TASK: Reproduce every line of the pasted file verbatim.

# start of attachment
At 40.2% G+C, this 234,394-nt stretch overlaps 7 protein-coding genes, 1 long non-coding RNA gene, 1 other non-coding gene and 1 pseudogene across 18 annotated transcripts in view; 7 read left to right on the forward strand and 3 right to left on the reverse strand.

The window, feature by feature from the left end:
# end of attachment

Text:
At 40.2% G+C, this 234,394-nt stretch overlaps 7 protein-coding genes, 1 long non-coding RNA gene, 1 other non-coding gene and 1 pseudogene across 18 annotated transcripts in view; 7 read left to right on the forward strand and 3 right to left on the reverse strand.

The window, feature by feature from the left end: